Referring also to FIG. 3, angled insulator 12 forms a cavity 22 in the shape of a pie-wedge at the meeting point of first leg 14 with second leg 16. Pie-shaped cavity 22 forms a mouth 36 and extends for a distance 24 necessary to receive one edge 38 of a printed circuit board 26, sometimes known as a "daughterboard", inserted into the cavity. Angled insulator 12 has a predetermined length 28 at right angles to legs 14 and 16 for receiving a given width of printed circuit board 26. The given width of printed circuit board 26 would be at right angles to FIG. 3 and is not illustrated.
First leg 14 forms a plurality of transverse recesses 30 along its length. A plurality of resilient electrical contacts 32 are generally arranged in the plurality of recesses 30. Normally, in an unstressed condition, resilient electrical contacts 32 have a substantial portion 34 extending above the surface of first leg 14.
Referring now to FIG. 4 through FIG. 6, an apparatus for providing staging of electrical connections between a motherboard 40 and daughterboard 26 is referred to generally by reference numeral 42. Apparatus 42 includes electrical connector 10 which serves as a first or primary electrical connector means. A second electrical connector 43 is also mounted on motherboard 40. Second electrical connector 43 includes a plurality of resilient electrical contacts 44 arranged in a plurality of recesses 46 distributed along the length of the second electrical connector.
Daughterboard 26 includes at least two sets of generally planar electrical contact portions 48 and 50 for mating with plurality of resilient electrical contacts 32 and 44 respectively. Plurality of electrical contacts 48 and 50 also form sets of electrical connections to circuity 52 located on the two surfaces of daughterboard 26.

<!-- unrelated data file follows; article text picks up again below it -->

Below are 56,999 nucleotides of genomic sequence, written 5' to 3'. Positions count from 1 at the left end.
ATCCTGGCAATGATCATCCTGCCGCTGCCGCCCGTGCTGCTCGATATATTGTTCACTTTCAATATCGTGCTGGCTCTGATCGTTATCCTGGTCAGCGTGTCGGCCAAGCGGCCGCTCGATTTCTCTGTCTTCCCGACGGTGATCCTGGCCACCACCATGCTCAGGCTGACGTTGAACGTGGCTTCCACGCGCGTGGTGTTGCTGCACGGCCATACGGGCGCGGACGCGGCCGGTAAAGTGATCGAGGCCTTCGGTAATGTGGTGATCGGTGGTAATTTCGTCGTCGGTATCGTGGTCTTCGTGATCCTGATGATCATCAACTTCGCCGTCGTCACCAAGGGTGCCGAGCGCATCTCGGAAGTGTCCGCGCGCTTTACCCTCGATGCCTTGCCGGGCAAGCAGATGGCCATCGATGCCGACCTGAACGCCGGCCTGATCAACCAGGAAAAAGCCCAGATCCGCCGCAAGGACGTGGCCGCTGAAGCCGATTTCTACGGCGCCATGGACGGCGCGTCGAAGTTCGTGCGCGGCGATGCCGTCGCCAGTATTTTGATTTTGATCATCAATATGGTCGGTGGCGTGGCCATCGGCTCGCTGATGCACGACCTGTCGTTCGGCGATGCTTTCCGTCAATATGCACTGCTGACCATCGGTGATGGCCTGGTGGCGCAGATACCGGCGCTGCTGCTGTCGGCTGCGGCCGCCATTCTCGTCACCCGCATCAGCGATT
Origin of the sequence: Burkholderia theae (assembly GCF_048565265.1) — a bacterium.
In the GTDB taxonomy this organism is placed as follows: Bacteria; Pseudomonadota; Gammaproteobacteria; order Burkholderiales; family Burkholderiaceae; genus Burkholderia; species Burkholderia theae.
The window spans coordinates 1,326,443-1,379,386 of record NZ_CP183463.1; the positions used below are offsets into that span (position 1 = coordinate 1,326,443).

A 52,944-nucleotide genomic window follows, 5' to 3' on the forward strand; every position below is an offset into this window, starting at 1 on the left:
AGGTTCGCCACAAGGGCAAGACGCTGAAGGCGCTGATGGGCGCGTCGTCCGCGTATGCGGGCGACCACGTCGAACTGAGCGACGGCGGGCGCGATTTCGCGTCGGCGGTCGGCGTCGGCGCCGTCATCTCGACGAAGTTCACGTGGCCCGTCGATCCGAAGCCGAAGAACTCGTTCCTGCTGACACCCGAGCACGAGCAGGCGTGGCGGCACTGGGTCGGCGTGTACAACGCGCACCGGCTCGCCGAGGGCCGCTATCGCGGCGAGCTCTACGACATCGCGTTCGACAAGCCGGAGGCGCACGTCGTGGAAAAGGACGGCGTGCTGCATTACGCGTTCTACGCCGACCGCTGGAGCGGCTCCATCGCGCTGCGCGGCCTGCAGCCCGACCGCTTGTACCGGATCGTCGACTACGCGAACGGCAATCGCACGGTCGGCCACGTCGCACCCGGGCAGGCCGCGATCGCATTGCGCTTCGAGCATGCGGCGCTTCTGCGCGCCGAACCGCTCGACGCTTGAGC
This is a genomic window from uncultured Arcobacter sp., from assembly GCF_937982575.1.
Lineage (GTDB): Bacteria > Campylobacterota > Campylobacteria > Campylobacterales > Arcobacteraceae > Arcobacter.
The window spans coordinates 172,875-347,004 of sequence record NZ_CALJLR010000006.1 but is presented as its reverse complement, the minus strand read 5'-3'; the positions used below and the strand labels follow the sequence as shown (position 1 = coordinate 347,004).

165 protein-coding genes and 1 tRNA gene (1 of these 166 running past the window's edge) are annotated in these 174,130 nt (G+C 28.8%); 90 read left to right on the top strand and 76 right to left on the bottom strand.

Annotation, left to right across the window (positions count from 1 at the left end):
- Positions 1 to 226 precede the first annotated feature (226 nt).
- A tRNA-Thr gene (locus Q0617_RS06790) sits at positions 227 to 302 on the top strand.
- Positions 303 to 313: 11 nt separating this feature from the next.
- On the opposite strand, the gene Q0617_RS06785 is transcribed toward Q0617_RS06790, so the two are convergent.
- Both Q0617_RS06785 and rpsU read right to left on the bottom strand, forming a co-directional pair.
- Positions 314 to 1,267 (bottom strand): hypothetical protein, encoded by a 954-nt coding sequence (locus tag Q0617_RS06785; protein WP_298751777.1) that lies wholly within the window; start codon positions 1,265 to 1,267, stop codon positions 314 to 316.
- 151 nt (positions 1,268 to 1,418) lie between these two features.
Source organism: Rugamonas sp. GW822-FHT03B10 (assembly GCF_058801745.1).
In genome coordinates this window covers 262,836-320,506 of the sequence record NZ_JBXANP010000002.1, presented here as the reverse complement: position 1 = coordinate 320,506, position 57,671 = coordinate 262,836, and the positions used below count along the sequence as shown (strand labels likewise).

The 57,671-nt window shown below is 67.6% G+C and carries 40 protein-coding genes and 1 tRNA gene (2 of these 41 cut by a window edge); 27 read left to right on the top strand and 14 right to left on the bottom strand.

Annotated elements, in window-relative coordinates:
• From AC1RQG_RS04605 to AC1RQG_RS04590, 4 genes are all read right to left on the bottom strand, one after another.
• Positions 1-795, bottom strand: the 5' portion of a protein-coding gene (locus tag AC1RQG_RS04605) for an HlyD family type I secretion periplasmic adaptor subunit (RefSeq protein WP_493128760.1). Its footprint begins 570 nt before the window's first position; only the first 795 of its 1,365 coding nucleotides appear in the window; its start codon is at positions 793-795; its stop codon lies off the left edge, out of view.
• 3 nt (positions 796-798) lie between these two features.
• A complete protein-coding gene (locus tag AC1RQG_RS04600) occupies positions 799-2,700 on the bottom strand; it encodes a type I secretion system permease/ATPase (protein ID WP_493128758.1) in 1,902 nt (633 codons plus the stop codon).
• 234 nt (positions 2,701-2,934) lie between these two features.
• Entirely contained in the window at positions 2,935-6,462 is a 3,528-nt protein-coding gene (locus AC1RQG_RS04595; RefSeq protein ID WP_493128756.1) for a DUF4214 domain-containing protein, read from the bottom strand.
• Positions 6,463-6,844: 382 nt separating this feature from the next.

Daughterboard 26 also includes a stiffener 54 along edge 56 and a threaded fastener 58 inserted through stiffener 54 and a precision opening 55 of edge 56 for threadingly engaging second electrical connector 43, thus preventing daughterboard electrical connections from becoming electrically connected with the resilient electrical contacts except through movement of the daughterboard in a direction which acts to compress the resilient electrical contacts. Second electrical connector 43 includes a registration post 59 which is received by precision opening 55 to insure proper alignment of daughterbord 26 with electrical contacts 34 and 44. As more specifically illustrated in FIG. 7, threaded fastener 58 threadingly engaging second electrical connector 43 prior to insertion of edge 38 into cavity 22 prevents electrical connections 48 from making contact with resilient electrical connectors 34.